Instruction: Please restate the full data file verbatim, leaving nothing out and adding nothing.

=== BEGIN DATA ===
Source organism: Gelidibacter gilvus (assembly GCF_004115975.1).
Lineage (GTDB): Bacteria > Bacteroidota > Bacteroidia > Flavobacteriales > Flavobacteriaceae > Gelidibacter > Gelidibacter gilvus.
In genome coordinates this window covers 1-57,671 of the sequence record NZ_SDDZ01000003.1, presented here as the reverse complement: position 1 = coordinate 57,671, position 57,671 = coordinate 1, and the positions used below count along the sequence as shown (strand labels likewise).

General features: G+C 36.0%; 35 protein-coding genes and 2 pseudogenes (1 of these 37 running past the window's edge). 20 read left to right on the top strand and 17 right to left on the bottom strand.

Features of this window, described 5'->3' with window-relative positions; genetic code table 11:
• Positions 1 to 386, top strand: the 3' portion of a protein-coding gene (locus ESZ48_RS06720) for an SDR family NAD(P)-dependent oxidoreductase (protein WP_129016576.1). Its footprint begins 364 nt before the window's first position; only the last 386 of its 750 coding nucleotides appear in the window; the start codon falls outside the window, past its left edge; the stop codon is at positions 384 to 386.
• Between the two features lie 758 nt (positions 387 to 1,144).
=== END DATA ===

Source organism: Gelidibacter gilvus (assembly GCF_004115975.1).
Lineage (GTDB): Bacteria > Bacteroidota > Bacteroidia > Flavobacteriales > Flavobacteriaceae > Gelidibacter > Gelidibacter gilvus.
In genome coordinates this window covers 1-57,671 of the sequence record NZ_SDDZ01000003.1, presented here as the reverse complement: position 1 = coordinate 57,671, position 57,671 = coordinate 1, and the positions used below count along the sequence as shown (strand labels likewise).

General features: G+C 36.0%; 35 protein-coding genes and 2 pseudogenes (1 of these 37 running past the window's edge). 20 read left to right on the top strand and 17 right to left on the bottom strand.

Features of this window, described 5'->3' with window-relative positions; genetic code table 11:
• Positions 1 to 386, top strand: the 3' portion of a protein-coding gene (locus ESZ48_RS06720) for an SDR family NAD(P)-dependent oxidoreductase (protein WP_129016576.1). Its footprint begins 364 nt before the window's first position; only the last 386 of its 750 coding nucleotides appear in the window; the start codon falls outside the window, past its left edge; the stop codon is at positions 384 to 386.
• Between the two features lie 758 nt (positions 387 to 1,144).